Washing Harold

Dear Liza,

Our stufftie buddy Harold has had a busy life down in San Diego. He has been an emotional support stufftie for Madi, who is just your age and has needed lots of hugs. He has been to sleep-overs and out on bike rides through the neighborhood.

It was time for a bath. The problem is, Harold’s body is made of a knitted chenille fabric which has gotten very threadbare over the years, and we were afraid the usual washing techniques might be too much for him. So washing machine, or even hand-washing, were out.

He got baking soda. Put in a bag, sprinkled with baking soda and shaken gently, Harold looked, for a while, like a dusty snowman. I took him out on the balcony to shake him off so I didn’t make drifts in the house.

He was much cleaner, but his face, which had gotten lots of post-cheerleading, make-up laden hugs, was still schmutzy.

I rubbed gently with some dish soap, pulling off layers of color, and eventually knew I had to stop.

Here is our boy as he is, happy to be home, much loved, and a bit cleaner. He doesn’t look like he did fifteen years ago, but who does?

None of us can be bathed back in time.


Grandma Judy

Refurbishing Elephante Part 2

Dear Liza,

After I had made Elephante’s new tummy, I had to figure out how to get it back in. Some of the seams didn’t seem to match, and there were weird bulges in unexpected places. It took several hours to get it right.

Meanwhile, there was the old stuffing to deal with. Looking on youtube, I discovered that the best way to wash stuffing is to sew it up inside a pillow case and toss it in the washer! So I did, then put it in the dryer on a low setting.

Once it felt dry, we started going through the clumps of clean fluff and pulling them into smaller, fluffier bits of fluff. This took hours (oh my aching Grandma Back!) and filled FIVE grocery sacks! Since some of the fluff was still damp, we put them near the fireplace to finish drying. Mouse kept guard.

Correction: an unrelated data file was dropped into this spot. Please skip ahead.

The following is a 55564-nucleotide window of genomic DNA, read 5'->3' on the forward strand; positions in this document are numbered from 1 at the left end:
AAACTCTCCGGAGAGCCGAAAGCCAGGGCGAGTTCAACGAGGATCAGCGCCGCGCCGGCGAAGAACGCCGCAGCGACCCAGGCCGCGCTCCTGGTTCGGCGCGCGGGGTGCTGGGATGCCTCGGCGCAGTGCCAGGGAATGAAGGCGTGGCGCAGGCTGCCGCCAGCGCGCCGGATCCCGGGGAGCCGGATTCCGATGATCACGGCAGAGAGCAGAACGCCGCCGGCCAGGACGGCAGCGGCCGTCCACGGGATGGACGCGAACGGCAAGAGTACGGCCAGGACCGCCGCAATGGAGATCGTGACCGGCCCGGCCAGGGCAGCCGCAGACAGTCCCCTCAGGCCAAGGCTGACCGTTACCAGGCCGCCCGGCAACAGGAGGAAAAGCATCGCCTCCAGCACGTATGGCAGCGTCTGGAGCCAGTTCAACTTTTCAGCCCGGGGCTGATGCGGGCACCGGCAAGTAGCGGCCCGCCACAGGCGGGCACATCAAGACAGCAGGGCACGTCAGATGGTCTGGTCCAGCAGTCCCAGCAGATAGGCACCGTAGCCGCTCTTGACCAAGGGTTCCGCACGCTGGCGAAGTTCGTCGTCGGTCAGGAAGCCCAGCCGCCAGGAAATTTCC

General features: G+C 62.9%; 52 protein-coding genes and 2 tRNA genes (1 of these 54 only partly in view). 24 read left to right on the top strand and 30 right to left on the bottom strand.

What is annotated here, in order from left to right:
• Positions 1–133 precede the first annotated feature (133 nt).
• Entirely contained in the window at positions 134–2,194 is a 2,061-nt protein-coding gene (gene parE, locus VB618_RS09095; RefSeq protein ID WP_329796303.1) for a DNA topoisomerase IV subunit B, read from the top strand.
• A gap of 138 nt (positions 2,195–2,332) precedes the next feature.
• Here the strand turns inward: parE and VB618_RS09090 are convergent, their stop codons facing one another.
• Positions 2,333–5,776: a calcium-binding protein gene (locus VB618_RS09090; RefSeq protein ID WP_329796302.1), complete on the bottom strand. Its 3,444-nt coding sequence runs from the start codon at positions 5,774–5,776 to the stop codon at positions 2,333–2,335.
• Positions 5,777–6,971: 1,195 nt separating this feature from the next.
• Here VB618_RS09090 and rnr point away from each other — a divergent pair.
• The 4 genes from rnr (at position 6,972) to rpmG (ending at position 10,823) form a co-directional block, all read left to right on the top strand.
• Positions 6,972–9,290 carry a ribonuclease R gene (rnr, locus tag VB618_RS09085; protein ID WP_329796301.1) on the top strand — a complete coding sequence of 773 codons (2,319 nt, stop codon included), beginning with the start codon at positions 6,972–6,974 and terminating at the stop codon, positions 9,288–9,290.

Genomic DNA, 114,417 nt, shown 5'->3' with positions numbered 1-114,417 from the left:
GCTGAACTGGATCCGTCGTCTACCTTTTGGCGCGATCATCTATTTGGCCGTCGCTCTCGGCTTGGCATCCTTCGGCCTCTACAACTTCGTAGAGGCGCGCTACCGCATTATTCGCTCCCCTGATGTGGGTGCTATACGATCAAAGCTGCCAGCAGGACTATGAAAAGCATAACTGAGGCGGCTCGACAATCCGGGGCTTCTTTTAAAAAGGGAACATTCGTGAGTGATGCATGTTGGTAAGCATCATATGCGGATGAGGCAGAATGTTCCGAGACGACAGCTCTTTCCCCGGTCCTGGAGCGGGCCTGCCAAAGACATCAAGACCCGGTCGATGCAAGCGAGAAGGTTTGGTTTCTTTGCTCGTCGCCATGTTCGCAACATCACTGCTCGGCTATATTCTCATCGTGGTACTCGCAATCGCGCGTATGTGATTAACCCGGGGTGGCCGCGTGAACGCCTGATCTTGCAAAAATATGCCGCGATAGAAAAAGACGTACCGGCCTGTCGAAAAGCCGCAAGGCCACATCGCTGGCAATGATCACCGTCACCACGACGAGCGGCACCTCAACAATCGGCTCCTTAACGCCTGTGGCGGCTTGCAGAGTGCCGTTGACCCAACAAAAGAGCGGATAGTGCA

Auntie Bridgett suggested putting a heart on Elephante, because you love him. But instead of on his chest, you wanted the heart on his foot. So that is where it is.

Finally, it was time to put the newly built Elephante and his newly washed insides back together. You did a good job making sure all the parts got stuffed just right. It was fun to see our old friend come back to life!

AND, somewhere in the middle of all this, we made a bow tie for our elephantine friend! Since his new tummy looks like a vest, it only seemed fitting.

At last, he was done. He is smoother, way cleaner, and ready for your next big adventure.


Grandma Judy

Refurbishing Elephante Part 1

Dear Liza,

We sure were busy while you were in Portland! Our biggest job was refurbishing your big stuffed animal, Elephante. This is what he looked like before we started.

There wasn’t anything wrong with him, but his tummy fur was getting thin and we knew he was dirty from four years of being your favorite sleep buddy.

First, I used my seam ripper to open a hole big enough to pull out all of his old stuffing. Then we filled the bathtub with warm soapy water and let him soak for a while. We gave him several good rinses.

To get most of the water out, we rolled him up in a big towel, just like a sushi roll. Then he spent some time in the dryer. He was so fluffy when he came out!

I used the seam ripper again to remove the fur that made his tummy, and used that fabric to make a pattern for his NEW tummy. The nice flat grey we got at Cool Cottons will make a fine replacement.

I will tell you the rest of Elephante’s story tomorrow.


Grandma Judy